Mind & Body

How to feel more body confident: Mel Greig Healthy-ish podcast

“Drop a couple of dress sizes, get a personal trainer and a new wardrobe”. With comments like these directed at her, it’s no surprise radio personality Mel Greig has battled with body confidence. She shares her tips on how to love the skin you’re in.

Australian radio personality Mel Greig has been through a lot in her life, but throughout it all she’s felt a persistent devil on her shoulder, an obsession over her weight.

Speaking on Body+Soul’s daily podcast Healthy-ish, Greig shares her story about the ‘skinny clothes box’ that haunted her for 6 years, before she finally gave it the boot.

Like what you see? Sign up to our bodyandsoul.com.au newsletter for more stories like this.

“It’s funny because when I look back on the actual box, I had written a warning sign, that said ‘skinny box of clothes, warning: do not open until you’re back down to 68 kilos’,” she tells host Felicity Harley on the Healthy-ish episode Letting Go of Weight Obsession.

Having bought beautiful clothing on her honeymoon while moving towards her ‘perfect weight’, Greig didn’t realise at the time that this idealistic ‘goal figure’ wasn’t to be in the long-term.

“Finally, I looked at this box that was so damaged from being dragged around for six years, that I thought ‘this is ridiculous, open it and get rid of it. You’re not going to be 68 kilos anymore, ever again, and it doesn’t matter’,” Greg explains.

“It was the first time I ever felt liberated and I meant it that I didn’t care what size I was. I felt like a lot of weight, ironically, had been lifted off my shoulders when I did that with the box.”

While Greig is finally proud to accept her body, it hasn’t been an easy journey.

Throughout her career in media, she faced constant remarks about her looks and figure. “My mentality was that I needed to be skinny to be in media, so I wanted to be skinnier and skinnier,” she confides.

That perception came from years of scrutiny, and at one point she was even pulled into an ‘emergency meeting’ to discuss her image, where she was told to lose a couple of dress sizes, get a personal trainer and overhaul her wardrobe.

“I allowed that behaviour because I thought it was normal,” she says.

After breaking free of this toxic body-image mentality, Greig is keen to share how other women can channel her success and feel more confident in their bodies.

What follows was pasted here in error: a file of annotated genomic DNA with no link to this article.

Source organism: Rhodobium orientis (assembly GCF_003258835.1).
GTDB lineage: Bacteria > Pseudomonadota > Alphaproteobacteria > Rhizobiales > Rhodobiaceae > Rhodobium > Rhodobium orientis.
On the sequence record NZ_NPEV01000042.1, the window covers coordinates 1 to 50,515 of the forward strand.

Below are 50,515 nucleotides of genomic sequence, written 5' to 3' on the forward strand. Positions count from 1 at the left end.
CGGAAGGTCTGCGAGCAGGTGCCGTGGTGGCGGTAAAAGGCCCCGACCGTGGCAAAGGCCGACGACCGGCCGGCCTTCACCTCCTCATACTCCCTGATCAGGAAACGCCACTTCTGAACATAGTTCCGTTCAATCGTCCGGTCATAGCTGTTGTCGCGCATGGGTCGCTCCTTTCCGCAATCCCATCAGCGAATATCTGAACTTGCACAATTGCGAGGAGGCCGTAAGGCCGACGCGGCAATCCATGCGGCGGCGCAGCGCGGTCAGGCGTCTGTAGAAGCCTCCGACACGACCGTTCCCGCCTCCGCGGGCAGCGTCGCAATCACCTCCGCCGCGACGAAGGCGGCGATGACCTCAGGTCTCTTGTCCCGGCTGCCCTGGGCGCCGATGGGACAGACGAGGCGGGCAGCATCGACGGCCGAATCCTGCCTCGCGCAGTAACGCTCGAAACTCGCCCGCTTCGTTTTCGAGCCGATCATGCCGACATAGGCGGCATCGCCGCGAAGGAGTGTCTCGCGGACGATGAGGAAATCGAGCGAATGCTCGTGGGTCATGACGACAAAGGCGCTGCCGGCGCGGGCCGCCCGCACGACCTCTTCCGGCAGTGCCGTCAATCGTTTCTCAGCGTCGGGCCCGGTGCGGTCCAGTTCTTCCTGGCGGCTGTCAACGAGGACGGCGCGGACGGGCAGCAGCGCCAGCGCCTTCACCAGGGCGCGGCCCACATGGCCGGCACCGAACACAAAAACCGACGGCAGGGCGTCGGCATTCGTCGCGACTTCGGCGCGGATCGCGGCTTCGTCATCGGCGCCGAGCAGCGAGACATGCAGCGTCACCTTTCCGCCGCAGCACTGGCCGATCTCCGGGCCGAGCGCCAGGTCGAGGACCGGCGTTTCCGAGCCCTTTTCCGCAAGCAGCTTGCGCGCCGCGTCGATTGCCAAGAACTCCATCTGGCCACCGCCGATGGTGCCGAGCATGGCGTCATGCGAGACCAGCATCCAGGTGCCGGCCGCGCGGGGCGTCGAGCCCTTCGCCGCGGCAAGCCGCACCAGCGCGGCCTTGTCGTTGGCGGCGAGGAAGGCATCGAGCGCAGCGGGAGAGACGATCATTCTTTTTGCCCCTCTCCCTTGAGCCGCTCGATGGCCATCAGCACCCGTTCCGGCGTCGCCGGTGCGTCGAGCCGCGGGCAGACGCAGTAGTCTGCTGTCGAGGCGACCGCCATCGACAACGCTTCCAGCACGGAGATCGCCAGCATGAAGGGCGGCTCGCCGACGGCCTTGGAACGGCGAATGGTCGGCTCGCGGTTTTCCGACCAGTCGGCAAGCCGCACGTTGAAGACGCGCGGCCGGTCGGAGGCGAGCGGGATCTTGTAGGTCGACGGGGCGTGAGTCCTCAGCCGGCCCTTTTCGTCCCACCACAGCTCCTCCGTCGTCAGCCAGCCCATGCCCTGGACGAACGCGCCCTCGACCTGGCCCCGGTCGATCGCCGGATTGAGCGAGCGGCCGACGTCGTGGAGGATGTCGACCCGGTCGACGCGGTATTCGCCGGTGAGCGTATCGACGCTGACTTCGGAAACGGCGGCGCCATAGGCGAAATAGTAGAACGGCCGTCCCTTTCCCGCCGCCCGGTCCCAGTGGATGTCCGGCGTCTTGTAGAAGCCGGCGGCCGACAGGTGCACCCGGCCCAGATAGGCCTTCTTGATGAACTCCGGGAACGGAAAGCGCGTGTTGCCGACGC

Realise that being skinny won’t fix everything

It was only on Greig’s final body transformation that she realised that being skinny wasn’t the missing piece of the puzzle that could fix everything.

“I’d just quit breakfast radio and I’m like ‘I’m going to do this transformation, people are going to see me looking skinny and amazing and I’m going to get a new job. I’m going to meet men’,” she tells Healthy-ish.

“The day the magazine came out, it was so bizarre. I’m looking at the photos and I’m like ‘yes, I look amazing’,” she says.

“Nothing changed. There was no instant rush of phone calls or people wanting to slide into my DMs. And I’m like ‘why did I think that would actually make such a difference’. And from there I really started taking the pressure off as to how I looked.”

Live fully in the skin you’re in

Despite her body transformation, Greig admits she was still very anxious about being seen in swimwear and tried to avoid the beach (which she loved).

After becoming a spokesperson for a body-positive swimwear campaign, Greig realised that she was going to have to ‘walk the walk’ and face her fears if she was going to do it authentically.

“I really started to look at myself and go ‘you do have a beautiful body’ because it’s got you through so much in life. You need to see it for more than just its physical shape and size,” she says.

“We are more than our bodies, but to really believe that you need to put it into practice and if you haven’t been to the beach – for me it’s been 5 years – you need to look at that and go ‘hey that is ridiculous, let me get my bathers on and let me go to the beach and enjoy one of the simplest pleasures of life. But we do it because we’re so fearful of being judged in our swimwear.”

Find acceptance

For women who may be obsessing over their weight, Greig believes the biggest step in the right direction is to find acceptance and self-love.

“The day you accept your size is the day that you’ll finally feel free,” Greig says. “Until you look at your body as something more than just its shape and size you’ll always doubt yourself, you’ll always have confidence issues, you’ll never get to where you really want to go.”

Remember that your body performs so many vital processes every day that keep us healthy and alive, and we need to honour and respect all it does for us.

“I’ve always doubted my body or been repulsed by it. For once, I’m like, ‘No, this is a strong body and I need to give it the respect it deserves.”

“This time I’m looking back at my eight chins and I’m like, ‘that chin laughed at that moment’, ‘that chin enjoyed a pizza’, ‘that chin enjoyed some champagne’…I really truly do not care what I look like anymore.”

Amen sister.

If you or anyone you know need help or support for an eating disorder or concerns about body image, please call Butterfly Foundation National Helpline on 1800 334 673.

Mental health professionals are available 24/7 at the beyondblue Support Service – 1300 22 46 36 or via beyondblue.org.au/get-support for online chat (3pm-12am AEST) or email response.